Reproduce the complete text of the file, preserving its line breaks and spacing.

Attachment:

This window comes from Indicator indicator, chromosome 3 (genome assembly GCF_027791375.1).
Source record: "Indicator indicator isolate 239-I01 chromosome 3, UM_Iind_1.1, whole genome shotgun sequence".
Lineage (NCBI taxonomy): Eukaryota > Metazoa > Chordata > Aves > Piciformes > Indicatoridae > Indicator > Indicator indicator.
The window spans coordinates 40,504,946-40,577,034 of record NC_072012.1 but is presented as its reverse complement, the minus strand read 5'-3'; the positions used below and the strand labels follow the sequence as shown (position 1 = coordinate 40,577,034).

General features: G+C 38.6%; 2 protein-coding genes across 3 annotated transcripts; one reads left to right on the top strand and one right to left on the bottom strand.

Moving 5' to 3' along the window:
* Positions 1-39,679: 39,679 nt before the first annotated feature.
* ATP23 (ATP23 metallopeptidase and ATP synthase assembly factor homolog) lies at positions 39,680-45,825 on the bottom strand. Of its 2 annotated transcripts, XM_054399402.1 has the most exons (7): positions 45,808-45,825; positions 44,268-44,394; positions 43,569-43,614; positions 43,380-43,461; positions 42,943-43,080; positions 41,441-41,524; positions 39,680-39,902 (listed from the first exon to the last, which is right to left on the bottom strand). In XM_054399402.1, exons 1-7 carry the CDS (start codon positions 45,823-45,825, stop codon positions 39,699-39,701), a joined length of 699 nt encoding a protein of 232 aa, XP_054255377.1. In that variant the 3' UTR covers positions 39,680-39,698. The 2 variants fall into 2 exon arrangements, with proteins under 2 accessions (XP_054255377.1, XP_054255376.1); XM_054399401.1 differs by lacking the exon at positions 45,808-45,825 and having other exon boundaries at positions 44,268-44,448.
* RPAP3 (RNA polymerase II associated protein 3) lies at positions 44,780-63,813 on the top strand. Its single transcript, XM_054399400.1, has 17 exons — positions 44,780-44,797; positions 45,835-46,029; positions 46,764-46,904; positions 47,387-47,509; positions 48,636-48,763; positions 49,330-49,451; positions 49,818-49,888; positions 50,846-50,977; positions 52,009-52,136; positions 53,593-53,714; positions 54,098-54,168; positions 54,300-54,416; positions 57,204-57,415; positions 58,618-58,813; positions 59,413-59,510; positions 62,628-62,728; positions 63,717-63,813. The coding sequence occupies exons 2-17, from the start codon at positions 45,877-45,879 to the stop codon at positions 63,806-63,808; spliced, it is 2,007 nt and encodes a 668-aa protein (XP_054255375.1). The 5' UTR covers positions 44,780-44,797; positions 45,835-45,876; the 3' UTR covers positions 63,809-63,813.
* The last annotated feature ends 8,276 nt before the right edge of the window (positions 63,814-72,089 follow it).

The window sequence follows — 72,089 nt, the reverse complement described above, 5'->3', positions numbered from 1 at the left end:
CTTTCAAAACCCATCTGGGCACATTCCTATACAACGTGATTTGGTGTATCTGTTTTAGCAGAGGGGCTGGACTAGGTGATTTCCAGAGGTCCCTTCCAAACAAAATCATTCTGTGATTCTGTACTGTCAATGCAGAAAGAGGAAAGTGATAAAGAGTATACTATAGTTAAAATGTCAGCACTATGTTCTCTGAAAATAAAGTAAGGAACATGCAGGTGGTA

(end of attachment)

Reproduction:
This window comes from Indicator indicator, chromosome 3 (genome assembly GCF_027791375.1).
Source record: "Indicator indicator isolate 239-I01 chromosome 3, UM_Iind_1.1, whole genome shotgun sequence".
Lineage (NCBI taxonomy): Eukaryota > Metazoa > Chordata > Aves > Piciformes > Indicatoridae > Indicator > Indicator indicator.
The window spans coordinates 40,504,946-40,577,034 of record NC_072012.1 but is presented as its reverse complement, the minus strand read 5'-3'; the positions used below and the strand labels follow the sequence as shown (position 1 = coordinate 40,577,034).

General features: G+C 38.6%; 2 protein-coding genes across 3 annotated transcripts; one reads left to right on the top strand and one right to left on the bottom strand.

Moving 5' to 3' along the window:
* Positions 1-39,679: 39,679 nt before the first annotated feature.
* ATP23 (ATP23 metallopeptidase and ATP synthase assembly factor homolog) lies at positions 39,680-45,825 on the bottom strand. Of its 2 annotated transcripts, XM_054399402.1 has the most exons (7): positions 45,808-45,825; positions 44,268-44,394; positions 43,569-43,614; positions 43,380-43,461; positions 42,943-43,080; positions 41,441-41,524; positions 39,680-39,902 (listed from the first exon to the last, which is right to left on the bottom strand). In XM_054399402.1, exons 1-7 carry the CDS (start codon positions 45,823-45,825, stop codon positions 39,699-39,701), a joined length of 699 nt encoding a protein of 232 aa, XP_054255377.1. In that variant the 3' UTR covers positions 39,680-39,698. The 2 variants fall into 2 exon arrangements, with proteins under 2 accessions (XP_054255377.1, XP_054255376.1); XM_054399401.1 differs by lacking the exon at positions 45,808-45,825 and having other exon boundaries at positions 44,268-44,448.
* RPAP3 (RNA polymerase II associated protein 3) lies at positions 44,780-63,813 on the top strand. Its single transcript, XM_054399400.1, has 17 exons — positions 44,780-44,797; positions 45,835-46,029; positions 46,764-46,904; positions 47,387-47,509; positions 48,636-48,763; positions 49,330-49,451; positions 49,818-49,888; positions 50,846-50,977; positions 52,009-52,136; positions 53,593-53,714; positions 54,098-54,168; positions 54,300-54,416; positions 57,204-57,415; positions 58,618-58,813; positions 59,413-59,510; positions 62,628-62,728; positions 63,717-63,813. The coding sequence occupies exons 2-17, from the start codon at positions 45,877-45,879 to the stop codon at positions 63,806-63,808; spliced, it is 2,007 nt and encodes a 668-aa protein (XP_054255375.1). The 5' UTR covers positions 44,780-44,797; positions 45,835-45,876; the 3' UTR covers positions 63,809-63,813.
* The last annotated feature ends 8,276 nt before the right edge of the window (positions 63,814-72,089 follow it).

The window sequence follows — 72,089 nt, the reverse complement described above, 5'->3', positions numbered from 1 at the left end:
CTTTCAAAACCCATCTGGGCACATTCCTATACAACGTGATTTGGTGTATCTGTTTTAGCAGAGGGGCTGGACTAGGTGATTTCCAGAGGTCCCTTCCAAACAAAATCATTCTGTGATTCTGTACTGTCAATGCAGAAAGAGGAAAGTGATAAAGAGTATACTATAGTTAAAATGTCAGCACTATGTTCTCTGAAAATAAAGTAAGGAACATGCAGGTGGTA